The Men’s Bible Study of Johnston County begins its fifth year on Sept. 12, welcoming Christian men of all denominations, backgrounds and ages to take a closer look at Scripture.
The study isn’t tied to any particular church, and all are welcome.
“We have men coming from all over the county and as far away as Clinton,” said Clayton Narron, one of the co-leaders of the group.
The core group has been together for 12 years. At first they were hoping a Bible Study Fellowship group would find them. Bible Study Fellowship is a parachurch that offers structured Bible Study around the world.
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But in the end the organizers changed their focus and created their own Bible Study environment. Each year the group studies one book of the Bible verse by verse, and this year it will be the book of Romans. A study guide is posted on the group’s website, and each meeting examines the passage in detail and includes time for sharing and for developing a prayer list.
“We all learn from each other and is it amazing,” Narron said. “What the spirit reveals to everyone is different. It’s according to what is going on in your life.”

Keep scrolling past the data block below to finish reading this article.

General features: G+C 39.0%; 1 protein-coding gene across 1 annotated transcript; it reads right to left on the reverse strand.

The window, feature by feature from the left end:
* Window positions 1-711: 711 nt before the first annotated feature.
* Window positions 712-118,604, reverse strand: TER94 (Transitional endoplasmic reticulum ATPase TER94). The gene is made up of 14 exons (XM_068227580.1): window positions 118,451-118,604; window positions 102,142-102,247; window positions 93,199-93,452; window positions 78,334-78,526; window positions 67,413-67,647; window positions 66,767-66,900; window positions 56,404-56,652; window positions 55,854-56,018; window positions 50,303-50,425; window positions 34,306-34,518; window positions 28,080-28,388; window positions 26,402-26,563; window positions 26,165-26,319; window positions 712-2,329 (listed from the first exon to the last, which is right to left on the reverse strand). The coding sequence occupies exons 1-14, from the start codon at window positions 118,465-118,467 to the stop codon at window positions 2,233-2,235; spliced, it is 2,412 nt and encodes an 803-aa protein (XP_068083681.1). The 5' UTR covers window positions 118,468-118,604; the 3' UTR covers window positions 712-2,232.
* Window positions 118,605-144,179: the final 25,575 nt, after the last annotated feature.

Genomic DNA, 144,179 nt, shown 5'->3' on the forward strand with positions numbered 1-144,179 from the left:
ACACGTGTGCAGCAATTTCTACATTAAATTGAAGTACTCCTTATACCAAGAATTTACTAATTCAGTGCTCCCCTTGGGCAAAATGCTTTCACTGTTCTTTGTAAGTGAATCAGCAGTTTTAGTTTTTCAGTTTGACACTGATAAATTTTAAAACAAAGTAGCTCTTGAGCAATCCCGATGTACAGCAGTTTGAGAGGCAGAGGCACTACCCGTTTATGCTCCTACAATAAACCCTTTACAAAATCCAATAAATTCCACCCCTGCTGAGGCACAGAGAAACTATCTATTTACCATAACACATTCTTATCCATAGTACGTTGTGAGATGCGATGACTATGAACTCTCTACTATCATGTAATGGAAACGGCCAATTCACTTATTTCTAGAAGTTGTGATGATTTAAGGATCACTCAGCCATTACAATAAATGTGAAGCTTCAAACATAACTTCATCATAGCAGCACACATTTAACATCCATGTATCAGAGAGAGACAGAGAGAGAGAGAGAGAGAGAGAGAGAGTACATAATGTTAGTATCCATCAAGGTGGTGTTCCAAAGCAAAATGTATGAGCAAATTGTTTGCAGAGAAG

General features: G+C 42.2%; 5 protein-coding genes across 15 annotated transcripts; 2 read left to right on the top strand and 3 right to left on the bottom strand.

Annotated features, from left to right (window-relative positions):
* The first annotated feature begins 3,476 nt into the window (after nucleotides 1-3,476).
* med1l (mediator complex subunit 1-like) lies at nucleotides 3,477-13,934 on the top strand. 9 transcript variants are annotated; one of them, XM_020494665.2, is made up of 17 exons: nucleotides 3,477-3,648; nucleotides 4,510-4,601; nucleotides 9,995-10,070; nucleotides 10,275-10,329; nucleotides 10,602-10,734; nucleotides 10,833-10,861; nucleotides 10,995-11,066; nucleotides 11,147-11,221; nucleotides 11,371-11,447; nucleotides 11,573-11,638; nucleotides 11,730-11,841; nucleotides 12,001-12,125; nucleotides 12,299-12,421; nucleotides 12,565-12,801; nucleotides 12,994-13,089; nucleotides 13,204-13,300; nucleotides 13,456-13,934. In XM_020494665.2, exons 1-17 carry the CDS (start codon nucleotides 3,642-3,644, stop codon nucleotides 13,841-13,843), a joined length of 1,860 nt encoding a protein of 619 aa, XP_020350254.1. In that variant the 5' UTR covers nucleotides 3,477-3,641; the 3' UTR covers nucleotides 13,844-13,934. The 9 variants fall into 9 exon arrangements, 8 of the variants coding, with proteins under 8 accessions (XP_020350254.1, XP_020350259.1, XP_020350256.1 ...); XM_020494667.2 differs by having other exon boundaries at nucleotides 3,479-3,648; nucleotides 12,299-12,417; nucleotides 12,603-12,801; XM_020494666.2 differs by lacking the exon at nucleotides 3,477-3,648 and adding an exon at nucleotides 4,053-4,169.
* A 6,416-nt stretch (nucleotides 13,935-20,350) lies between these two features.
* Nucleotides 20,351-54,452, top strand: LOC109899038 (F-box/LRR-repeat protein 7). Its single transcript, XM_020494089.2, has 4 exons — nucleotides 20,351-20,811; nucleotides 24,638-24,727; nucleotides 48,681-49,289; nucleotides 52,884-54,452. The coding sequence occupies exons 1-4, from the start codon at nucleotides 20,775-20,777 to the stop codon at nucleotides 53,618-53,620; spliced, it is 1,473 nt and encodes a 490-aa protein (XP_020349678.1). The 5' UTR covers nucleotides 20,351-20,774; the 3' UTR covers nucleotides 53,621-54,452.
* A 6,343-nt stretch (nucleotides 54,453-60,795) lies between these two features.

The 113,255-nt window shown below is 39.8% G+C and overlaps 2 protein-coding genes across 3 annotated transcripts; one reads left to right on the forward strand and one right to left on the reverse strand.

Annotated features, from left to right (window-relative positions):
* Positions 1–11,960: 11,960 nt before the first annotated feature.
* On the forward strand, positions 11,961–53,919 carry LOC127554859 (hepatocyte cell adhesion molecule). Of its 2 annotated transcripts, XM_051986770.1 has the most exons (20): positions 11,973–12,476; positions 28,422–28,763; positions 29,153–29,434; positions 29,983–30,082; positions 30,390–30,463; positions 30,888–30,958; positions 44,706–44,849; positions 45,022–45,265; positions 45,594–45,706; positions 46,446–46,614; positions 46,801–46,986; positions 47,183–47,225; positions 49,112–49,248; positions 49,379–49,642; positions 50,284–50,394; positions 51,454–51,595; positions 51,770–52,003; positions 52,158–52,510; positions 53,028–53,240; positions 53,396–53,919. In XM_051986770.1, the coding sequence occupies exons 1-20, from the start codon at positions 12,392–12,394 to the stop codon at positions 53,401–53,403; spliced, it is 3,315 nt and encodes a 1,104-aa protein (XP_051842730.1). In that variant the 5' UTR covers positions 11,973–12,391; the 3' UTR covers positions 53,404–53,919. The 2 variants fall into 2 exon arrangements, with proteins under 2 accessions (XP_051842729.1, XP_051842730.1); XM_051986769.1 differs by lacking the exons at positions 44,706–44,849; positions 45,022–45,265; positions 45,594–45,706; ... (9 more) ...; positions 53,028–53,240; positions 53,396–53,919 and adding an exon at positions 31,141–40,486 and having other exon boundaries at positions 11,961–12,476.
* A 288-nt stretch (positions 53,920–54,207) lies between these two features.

Bible Study members span many different ages and the small groups within the large group benefit from that.
“One of the great points is knowing that it all works out in the end,” Narron said. “Even though what you’re going through may seem like a terminal issue you always get through it in the end with God’s help and the older guys can attest to that.”
Narron likens men’s Bible studies to the traditions of his youth that included the men gathering together for discussion after family meals and holidays. He said that was a great opportunity to learn from other men.
“We all have a similar desire to draw closer to God and Jesus and the Holy Spirit, but we don’t get many occasions as men to join together to do that. We are all in God’s family and are gathering together as men to encourage one another and grow closer together in fellowship as a body,” Narron said.
Each year-long session of the Men’s Bible Study of Johnston County culminates on the final night in May with a meeting in the host church’s sanctuary where members are encouraged to share what the study has meant to them.
“We know that everyone who comes has a burden of some sort. They are carrying guilt, or a disease or family member’s trauma or distress. We all have a burden. We don’t necessarily have to share it but we can offer encouragement and find comfort from being there and studying,” Narron said.
Seventy-five men are already registered for this year’s study, which begins Monday, Sept. 12. Each session lasts from 7: until 8:30 p.m. at Centenary United Methodist Church, 140 E. Market Street in Smithfield.
“Our ultimate goal is to help one another have a deeper relationship with our Creator and Savior and Holy Spirit,” Narron said.
Carla Turchetti writes about faith news in Wake and Johnston counties. Email tips and story ideas to email@example.com.